this world, and leave this testimony to the preNone who really desire to serve the Lord sent and future ages (if these papers see the fully and truly, and to honour him in all his light and do survive), thal, if ever I have seen ordinances, and especially in his holy day, any thing in the ways and worship of God, need be discouraged if their personal strength wherever the power of religion or godliness or family duties prevent them from attending hath been expressed, any thing that hath on him and keeping the sabbath as they could represented the holiness of the gospel and of wish; but those who deliberately neglect his the Author of it, any thing that hath looked glory, and trifle away the time which he has like a prelude unto the everlasting sabbath given them for the highest purposes, have the and rest with God, which we aim through grace to come to, it hath been there and which the gospel had taken in the hearts of the with them, where and amongst whom the Bassoutos, and manifested their Christian spirit and Lord's day hath been had in highest esteem, dom and faithfulness of the Redeemer's disciples,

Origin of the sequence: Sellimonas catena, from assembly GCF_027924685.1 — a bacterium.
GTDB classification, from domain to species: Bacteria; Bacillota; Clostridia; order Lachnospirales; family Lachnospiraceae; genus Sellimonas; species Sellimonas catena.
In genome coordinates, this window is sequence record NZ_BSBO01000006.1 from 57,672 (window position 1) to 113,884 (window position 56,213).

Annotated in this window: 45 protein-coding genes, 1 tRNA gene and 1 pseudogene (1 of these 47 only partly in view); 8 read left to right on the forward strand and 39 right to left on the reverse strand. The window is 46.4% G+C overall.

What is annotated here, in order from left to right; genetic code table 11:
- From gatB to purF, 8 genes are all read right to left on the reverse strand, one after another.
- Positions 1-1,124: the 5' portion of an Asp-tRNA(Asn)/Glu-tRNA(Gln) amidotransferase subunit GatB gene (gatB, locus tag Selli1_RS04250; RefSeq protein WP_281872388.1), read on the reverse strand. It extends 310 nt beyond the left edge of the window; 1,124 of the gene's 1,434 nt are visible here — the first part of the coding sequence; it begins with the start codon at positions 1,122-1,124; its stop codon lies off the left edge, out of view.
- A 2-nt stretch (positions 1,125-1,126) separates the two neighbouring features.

moderation, while it had borne witness to the wisand a strict observance of it attended to, as an ordinance of our Lord Jesus Christ. The quarter. The number of stations occupied is ll;

the messengers of peace and salvation in that remembrance of the ministry, of the walking they are under the charge of 20 missionaries